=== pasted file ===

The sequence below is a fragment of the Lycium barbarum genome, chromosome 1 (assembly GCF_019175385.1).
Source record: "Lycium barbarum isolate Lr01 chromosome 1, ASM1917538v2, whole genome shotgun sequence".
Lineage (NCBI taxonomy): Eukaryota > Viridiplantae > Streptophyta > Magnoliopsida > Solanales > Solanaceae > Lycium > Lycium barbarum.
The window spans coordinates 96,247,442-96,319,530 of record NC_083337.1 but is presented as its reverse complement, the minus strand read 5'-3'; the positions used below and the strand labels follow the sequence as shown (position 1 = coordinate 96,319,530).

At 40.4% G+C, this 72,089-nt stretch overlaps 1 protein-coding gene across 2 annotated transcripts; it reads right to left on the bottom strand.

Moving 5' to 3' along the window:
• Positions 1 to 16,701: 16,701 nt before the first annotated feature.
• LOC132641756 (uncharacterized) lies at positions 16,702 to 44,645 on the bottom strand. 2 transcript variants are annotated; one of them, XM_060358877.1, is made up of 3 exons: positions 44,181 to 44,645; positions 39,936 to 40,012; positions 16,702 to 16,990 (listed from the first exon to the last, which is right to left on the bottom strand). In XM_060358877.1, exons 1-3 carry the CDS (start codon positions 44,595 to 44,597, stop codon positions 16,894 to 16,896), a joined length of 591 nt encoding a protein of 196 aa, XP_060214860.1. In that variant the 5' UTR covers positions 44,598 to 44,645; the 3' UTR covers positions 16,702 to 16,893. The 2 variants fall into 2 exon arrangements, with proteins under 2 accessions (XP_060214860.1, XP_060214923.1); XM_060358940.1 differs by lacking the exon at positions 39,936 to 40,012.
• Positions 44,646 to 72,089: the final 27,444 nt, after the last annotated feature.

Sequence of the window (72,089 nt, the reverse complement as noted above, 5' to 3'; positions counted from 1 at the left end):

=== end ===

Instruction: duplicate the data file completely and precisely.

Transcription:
The sequence below is a fragment of the Lycium barbarum genome, chromosome 1 (assembly GCF_019175385.1).
Source record: "Lycium barbarum isolate Lr01 chromosome 1, ASM1917538v2, whole genome shotgun sequence".
Lineage (NCBI taxonomy): Eukaryota > Viridiplantae > Streptophyta > Magnoliopsida > Solanales > Solanaceae > Lycium > Lycium barbarum.
The window spans coordinates 96,247,442-96,319,530 of record NC_083337.1 but is presented as its reverse complement, the minus strand read 5'-3'; the positions used below and the strand labels follow the sequence as shown (position 1 = coordinate 96,319,530).

At 40.4% G+C, this 72,089-nt stretch overlaps 1 protein-coding gene across 2 annotated transcripts; it reads right to left on the bottom strand.

Moving 5' to 3' along the window:
• Positions 1 to 16,701: 16,701 nt before the first annotated feature.
• LOC132641756 (uncharacterized) lies at positions 16,702 to 44,645 on the bottom strand. 2 transcript variants are annotated; one of them, XM_060358877.1, is made up of 3 exons: positions 44,181 to 44,645; positions 39,936 to 40,012; positions 16,702 to 16,990 (listed from the first exon to the last, which is right to left on the bottom strand). In XM_060358877.1, exons 1-3 carry the CDS (start codon positions 44,595 to 44,597, stop codon positions 16,894 to 16,896), a joined length of 591 nt encoding a protein of 196 aa, XP_060214860.1. In that variant the 5' UTR covers positions 44,598 to 44,645; the 3' UTR covers positions 16,702 to 16,893. The 2 variants fall into 2 exon arrangements, with proteins under 2 accessions (XP_060214860.1, XP_060214923.1); XM_060358940.1 differs by lacking the exon at positions 39,936 to 40,012.
• Positions 44,646 to 72,089: the final 27,444 nt, after the last annotated feature.

Sequence of the window (72,089 nt, the reverse complement as noted above, 5' to 3'; positions counted from 1 at the left end):